A woman suing her landlord over the degraded floors in her building’s parking garage will have another chance to argue her case in court, after a state appeals panel reversed a lower court’s decision in favor of the property owner.
A state appeals court has ordered a Chicago firefighters' pension board to award a paramedic a duty disability pension equal to 75 percent of her salary after a little over five years on the job, because they said the board ignored evidence the paramedic had suffered from post-traumatic stress disorder.
A federal judge refused to break up a class action lawsuit against freight service Total Quality Logistics, finding the company’s own policies undermine its argument that the class members are too different to qualify for class certification.
A state appellate panel says a woman doesn’t need to show she or anyone else was actually harmed when too many of her credit card numbers were printed on a receipt, and will allow her class action lawsuit against FedEx to resume.
An Illinois appellate court found seven siblings involved in an intense family dispute over their mother’s estate are time barred from suing accountants and attorneys they claim helped to deny them their millions of dollars.
A Chicago man simply didn’t have the evidence to back up his claims a local elementary school and school board conspired against him to force him to sell the school a parcel of land, a state appeals panel has ruled.
The Illinois state Supreme Court ruled that a plaintiff in a personal injury lawsuit arising from a traffic crash is not entitled to the defendant’s medical records when the defendant’s health is not part of the allegations.
Anticipating an appetite at the U.S. Supreme Court to upend state laws favoring in-state liquor sellers, a federal appeals panel in Chicago has given an Indiana wine seller another chance to argue Illinois’ law blocking them from shipping wine to Illinois residents violates constitutional interstate commerce protections.
Burger joint Five Guys is embroiled in a legal battle with an architectural firm over whether the restaurant had the right to reuse the firm’s copyrighted designs for locations outside of its contract.
A transgender former student who sued over access to Palatine High School’s girls’ locker room saw an appeal dismissed last week when an appellate panel said she could not continue to press for an injunction forcing the school district to grant access, when she had already graduated.
A principal of a Chicago international school – seemingly popular with many students’ parents and others in the community - has filed suit against the city’s board of education, claiming the board is trying to remove him on unsubstantiated charges.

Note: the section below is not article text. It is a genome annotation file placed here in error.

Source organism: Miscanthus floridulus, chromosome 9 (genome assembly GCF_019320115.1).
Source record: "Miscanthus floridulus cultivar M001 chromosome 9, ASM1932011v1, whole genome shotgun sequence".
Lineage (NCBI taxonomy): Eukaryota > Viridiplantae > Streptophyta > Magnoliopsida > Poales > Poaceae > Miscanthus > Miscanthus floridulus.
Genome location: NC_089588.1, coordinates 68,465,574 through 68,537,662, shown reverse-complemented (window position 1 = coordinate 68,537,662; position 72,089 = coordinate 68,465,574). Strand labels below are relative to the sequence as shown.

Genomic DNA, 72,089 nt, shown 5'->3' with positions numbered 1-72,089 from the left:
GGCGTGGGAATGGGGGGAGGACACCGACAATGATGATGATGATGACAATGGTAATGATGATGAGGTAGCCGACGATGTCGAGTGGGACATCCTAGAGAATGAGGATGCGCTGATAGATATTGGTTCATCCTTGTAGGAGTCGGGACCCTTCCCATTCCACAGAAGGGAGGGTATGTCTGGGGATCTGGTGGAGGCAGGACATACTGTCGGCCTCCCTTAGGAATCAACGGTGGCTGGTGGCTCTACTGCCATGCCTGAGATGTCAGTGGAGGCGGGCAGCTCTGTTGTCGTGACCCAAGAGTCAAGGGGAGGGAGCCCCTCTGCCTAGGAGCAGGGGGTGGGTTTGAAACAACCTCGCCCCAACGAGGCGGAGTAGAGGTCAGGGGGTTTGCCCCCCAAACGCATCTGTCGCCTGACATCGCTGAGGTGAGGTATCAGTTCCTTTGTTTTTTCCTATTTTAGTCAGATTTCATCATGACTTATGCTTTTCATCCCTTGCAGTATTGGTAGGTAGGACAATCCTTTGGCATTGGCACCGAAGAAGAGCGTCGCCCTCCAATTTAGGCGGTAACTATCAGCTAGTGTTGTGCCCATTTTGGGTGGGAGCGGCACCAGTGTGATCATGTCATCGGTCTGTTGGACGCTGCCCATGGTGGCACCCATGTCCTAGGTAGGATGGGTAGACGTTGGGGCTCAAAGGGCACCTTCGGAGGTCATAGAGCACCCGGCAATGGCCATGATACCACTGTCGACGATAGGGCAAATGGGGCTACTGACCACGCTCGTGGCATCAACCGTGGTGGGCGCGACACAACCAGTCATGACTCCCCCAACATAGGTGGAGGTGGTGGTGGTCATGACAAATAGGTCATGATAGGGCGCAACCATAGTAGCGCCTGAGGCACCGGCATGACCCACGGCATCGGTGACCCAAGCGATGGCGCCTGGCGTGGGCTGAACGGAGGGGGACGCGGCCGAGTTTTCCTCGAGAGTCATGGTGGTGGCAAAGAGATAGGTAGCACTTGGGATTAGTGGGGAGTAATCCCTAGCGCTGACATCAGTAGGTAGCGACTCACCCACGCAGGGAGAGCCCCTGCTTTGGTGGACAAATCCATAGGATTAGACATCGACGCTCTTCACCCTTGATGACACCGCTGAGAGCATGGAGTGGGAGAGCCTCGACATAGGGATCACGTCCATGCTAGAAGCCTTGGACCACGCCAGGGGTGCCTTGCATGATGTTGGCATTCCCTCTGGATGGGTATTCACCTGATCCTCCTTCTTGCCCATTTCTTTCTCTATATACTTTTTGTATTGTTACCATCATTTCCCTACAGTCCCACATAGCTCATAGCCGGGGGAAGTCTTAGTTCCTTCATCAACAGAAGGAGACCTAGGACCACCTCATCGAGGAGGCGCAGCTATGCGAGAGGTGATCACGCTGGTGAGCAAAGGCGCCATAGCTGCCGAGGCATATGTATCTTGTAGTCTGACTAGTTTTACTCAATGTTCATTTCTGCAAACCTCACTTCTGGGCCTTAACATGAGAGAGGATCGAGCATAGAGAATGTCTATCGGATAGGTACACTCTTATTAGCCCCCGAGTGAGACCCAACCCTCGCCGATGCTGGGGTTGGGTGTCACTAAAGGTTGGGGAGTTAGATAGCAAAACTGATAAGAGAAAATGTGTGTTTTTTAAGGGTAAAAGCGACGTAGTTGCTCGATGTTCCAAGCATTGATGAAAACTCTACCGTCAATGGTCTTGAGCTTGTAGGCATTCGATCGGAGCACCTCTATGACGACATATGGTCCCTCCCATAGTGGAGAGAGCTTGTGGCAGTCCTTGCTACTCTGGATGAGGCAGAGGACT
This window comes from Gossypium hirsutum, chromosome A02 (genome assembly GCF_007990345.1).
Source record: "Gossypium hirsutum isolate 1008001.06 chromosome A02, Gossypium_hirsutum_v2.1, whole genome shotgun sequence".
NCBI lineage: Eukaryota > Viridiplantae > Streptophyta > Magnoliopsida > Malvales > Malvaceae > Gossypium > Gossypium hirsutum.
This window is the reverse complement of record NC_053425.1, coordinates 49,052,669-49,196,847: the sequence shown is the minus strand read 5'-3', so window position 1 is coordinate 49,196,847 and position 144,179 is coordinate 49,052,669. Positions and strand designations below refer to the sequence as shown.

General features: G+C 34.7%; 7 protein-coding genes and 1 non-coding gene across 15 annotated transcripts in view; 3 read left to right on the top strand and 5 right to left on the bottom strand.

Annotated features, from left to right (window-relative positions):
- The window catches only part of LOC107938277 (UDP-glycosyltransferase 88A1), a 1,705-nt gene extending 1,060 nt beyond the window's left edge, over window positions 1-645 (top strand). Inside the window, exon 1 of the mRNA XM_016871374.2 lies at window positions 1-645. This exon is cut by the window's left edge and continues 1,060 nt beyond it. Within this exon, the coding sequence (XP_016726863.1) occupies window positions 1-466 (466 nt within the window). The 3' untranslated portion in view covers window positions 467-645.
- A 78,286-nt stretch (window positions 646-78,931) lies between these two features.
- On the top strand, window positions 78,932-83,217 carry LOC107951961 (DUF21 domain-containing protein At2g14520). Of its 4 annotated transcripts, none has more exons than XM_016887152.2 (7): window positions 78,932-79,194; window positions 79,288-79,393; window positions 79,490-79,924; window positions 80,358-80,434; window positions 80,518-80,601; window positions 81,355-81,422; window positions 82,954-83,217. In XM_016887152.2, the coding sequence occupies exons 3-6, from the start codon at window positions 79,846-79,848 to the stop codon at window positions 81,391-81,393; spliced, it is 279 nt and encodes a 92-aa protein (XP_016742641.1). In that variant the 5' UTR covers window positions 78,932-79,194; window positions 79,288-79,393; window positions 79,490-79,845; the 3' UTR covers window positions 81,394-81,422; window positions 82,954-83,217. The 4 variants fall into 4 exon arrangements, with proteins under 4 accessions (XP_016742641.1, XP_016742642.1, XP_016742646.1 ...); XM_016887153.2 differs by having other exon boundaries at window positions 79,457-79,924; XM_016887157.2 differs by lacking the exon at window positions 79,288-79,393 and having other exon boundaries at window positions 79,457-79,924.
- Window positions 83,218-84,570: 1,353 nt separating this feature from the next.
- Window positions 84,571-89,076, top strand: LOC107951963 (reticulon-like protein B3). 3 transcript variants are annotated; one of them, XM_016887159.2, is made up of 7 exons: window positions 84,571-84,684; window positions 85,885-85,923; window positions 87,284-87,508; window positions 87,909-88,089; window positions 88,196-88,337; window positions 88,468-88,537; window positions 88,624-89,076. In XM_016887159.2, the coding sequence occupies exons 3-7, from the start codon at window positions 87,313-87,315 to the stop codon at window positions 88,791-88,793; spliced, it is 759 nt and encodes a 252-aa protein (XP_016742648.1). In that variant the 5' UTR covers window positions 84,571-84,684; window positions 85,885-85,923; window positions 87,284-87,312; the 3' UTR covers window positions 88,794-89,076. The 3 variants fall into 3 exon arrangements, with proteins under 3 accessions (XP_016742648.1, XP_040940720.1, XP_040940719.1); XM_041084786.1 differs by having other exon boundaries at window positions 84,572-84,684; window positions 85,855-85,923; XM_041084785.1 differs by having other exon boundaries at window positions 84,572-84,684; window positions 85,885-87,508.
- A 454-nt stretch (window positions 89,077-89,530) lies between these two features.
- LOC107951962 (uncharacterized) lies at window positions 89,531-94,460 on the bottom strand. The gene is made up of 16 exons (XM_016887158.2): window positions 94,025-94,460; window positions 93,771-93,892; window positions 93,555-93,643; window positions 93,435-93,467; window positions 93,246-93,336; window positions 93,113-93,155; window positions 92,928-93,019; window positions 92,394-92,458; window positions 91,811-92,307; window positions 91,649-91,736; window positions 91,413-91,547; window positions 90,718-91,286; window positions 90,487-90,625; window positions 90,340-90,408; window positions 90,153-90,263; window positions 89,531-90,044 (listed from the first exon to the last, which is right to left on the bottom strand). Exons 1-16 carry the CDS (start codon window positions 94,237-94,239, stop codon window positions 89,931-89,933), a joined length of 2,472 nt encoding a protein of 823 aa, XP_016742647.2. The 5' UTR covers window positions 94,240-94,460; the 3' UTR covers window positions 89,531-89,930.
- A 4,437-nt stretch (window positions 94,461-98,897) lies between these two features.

A health care products company may have violated the Age Discrimination in Employment Act when it capped the number of years of experience applicants to its corporate counsel position could have, according to a divided federal appeals panel, which found anti-discrimination protections in place for employees should also be extended to job applicants.
A federal appeals court has shut off a lawsuit brewed by parents against Starbucks, as judges said the coffeehouse chain is not responsible for injuries that led to the amputation of a finger from a child who was playing in the store, because the child’s parents should have prevented the injury.
A federal appellate court ruled that the city of Chicago Heights set proper boundaries when it redrew aldermanic ward maps, agreeing with a lower court that the map’s opponents, who alleged the city’s map violated a court decree addressing racial discrimination, do not have authority to submit their own alternative map for the court’s consideration.
A union representing about 200 casino employees filed a motion for summary judgment in a lawsuit brought against it by the East Chicago casino and some patrons, arguing that behavior the plaintiffs deemed harassing is constitutionally protected free speech.
A former condominium owner has sued the document management company contracted by his condo association, claiming the company charged more than $300 for access to electronic documents, some of which he says could have been provided for less than $3.
A local Teamsters union must still pay about $2 million to the landlord of its previous headquarters, after an appellate court found its lease agreement was valid even though the local president didn’t follow proper protocol in executing the agreement.